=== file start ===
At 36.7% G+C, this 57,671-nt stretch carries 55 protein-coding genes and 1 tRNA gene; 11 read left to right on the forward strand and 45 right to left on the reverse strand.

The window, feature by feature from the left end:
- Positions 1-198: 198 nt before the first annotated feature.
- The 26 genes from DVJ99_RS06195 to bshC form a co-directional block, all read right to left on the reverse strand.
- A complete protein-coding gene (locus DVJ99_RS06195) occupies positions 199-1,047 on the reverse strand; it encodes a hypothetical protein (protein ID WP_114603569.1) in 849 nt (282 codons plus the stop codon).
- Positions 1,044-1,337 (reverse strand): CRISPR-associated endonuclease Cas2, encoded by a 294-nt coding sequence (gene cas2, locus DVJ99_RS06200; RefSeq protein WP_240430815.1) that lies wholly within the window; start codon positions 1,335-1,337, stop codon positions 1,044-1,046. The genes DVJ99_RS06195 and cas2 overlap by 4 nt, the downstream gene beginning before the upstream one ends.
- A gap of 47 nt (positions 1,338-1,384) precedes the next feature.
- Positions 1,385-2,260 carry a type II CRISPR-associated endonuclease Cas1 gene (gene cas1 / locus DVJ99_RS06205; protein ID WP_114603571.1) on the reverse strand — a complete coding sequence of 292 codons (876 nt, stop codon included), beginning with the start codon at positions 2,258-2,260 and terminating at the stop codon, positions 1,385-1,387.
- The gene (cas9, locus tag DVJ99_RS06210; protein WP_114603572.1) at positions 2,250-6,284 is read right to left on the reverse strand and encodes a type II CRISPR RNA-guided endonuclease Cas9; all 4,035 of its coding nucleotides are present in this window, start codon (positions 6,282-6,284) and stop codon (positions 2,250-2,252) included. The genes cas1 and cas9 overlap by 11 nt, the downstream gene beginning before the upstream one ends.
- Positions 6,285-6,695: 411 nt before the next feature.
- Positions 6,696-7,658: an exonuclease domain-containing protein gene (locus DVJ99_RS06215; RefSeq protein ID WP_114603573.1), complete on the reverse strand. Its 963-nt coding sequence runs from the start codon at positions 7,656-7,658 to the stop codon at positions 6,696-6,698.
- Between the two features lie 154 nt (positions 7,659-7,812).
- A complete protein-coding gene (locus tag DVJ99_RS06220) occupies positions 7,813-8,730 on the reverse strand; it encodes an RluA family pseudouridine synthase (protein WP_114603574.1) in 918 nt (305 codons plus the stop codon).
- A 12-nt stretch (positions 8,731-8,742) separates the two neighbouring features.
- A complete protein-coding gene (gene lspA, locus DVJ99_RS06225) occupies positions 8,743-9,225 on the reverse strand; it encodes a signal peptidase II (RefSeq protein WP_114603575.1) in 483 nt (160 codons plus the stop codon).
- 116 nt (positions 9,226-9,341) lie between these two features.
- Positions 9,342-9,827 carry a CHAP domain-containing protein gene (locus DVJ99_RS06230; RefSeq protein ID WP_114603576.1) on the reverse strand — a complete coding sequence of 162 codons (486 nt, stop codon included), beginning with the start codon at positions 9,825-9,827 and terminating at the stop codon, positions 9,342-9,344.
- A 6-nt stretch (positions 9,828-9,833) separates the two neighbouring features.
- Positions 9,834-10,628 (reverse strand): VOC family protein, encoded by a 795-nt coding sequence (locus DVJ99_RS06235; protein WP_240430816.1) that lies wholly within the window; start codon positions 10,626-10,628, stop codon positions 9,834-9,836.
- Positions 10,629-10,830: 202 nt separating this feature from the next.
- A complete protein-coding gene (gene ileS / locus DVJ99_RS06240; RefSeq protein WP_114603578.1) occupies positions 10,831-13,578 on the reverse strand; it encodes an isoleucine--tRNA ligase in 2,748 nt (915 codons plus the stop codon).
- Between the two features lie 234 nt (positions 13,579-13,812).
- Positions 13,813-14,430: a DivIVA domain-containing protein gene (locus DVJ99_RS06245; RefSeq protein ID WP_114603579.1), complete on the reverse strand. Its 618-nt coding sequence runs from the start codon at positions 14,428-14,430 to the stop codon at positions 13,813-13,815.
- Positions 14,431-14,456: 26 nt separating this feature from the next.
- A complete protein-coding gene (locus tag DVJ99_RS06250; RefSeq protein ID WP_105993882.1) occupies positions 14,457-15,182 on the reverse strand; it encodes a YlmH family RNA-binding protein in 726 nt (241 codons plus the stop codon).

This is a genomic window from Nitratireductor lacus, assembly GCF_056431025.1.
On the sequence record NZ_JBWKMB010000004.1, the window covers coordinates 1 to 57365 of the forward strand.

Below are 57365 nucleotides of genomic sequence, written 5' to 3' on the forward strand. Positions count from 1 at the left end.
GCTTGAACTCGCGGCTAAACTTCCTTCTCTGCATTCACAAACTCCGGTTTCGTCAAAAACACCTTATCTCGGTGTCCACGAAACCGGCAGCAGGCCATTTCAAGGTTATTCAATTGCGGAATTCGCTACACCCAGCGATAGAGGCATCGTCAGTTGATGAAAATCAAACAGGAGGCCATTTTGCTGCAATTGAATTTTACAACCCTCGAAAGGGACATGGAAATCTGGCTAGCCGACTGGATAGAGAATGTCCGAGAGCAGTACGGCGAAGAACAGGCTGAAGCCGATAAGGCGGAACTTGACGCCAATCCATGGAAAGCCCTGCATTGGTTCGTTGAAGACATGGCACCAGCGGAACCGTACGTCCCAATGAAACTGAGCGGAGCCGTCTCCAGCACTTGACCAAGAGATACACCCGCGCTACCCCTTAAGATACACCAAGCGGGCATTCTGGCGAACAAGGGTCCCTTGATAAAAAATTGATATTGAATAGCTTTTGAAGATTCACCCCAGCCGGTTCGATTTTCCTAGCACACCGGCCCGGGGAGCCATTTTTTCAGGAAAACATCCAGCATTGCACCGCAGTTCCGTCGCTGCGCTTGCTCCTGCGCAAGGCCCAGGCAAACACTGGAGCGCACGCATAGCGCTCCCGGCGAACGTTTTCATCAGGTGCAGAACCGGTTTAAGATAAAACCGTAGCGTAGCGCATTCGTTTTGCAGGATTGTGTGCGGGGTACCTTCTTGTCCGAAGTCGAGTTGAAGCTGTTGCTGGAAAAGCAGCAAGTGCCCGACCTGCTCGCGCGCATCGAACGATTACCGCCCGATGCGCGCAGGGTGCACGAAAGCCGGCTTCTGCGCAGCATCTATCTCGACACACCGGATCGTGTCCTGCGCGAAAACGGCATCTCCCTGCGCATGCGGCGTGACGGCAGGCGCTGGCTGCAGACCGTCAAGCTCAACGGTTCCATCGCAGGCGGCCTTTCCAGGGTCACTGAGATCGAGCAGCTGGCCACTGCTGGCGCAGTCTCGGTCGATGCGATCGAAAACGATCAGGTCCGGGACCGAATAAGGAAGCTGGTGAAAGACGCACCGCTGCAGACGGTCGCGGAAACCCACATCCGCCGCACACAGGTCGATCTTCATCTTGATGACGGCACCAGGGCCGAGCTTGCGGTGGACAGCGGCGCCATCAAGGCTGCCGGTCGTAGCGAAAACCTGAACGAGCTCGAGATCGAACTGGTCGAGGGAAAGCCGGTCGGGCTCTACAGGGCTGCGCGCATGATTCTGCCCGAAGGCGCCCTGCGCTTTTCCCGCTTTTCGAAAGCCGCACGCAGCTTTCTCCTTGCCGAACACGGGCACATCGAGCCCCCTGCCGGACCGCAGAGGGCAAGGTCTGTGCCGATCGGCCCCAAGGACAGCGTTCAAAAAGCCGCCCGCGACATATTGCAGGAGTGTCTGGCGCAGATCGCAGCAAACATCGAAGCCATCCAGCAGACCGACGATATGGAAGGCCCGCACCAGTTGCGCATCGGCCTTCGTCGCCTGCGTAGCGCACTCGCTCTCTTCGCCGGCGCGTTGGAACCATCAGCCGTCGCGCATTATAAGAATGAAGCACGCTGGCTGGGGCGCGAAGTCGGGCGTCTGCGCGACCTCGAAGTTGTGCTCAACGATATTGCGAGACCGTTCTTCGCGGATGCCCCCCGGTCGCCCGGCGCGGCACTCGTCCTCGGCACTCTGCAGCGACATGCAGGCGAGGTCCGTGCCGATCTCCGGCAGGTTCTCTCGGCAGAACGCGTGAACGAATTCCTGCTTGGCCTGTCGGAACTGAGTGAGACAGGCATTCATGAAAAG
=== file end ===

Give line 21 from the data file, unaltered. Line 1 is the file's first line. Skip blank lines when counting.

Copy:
- A complete protein-coding gene (gene ileS / locus DVJ99_RS06240; RefSeq protein WP_114603578.1) occupies positions 10,831-13,578 on the reverse strand; it encodes an isoleucine--tRNA ligase in 2,748 nt (915 codons plus the stop codon).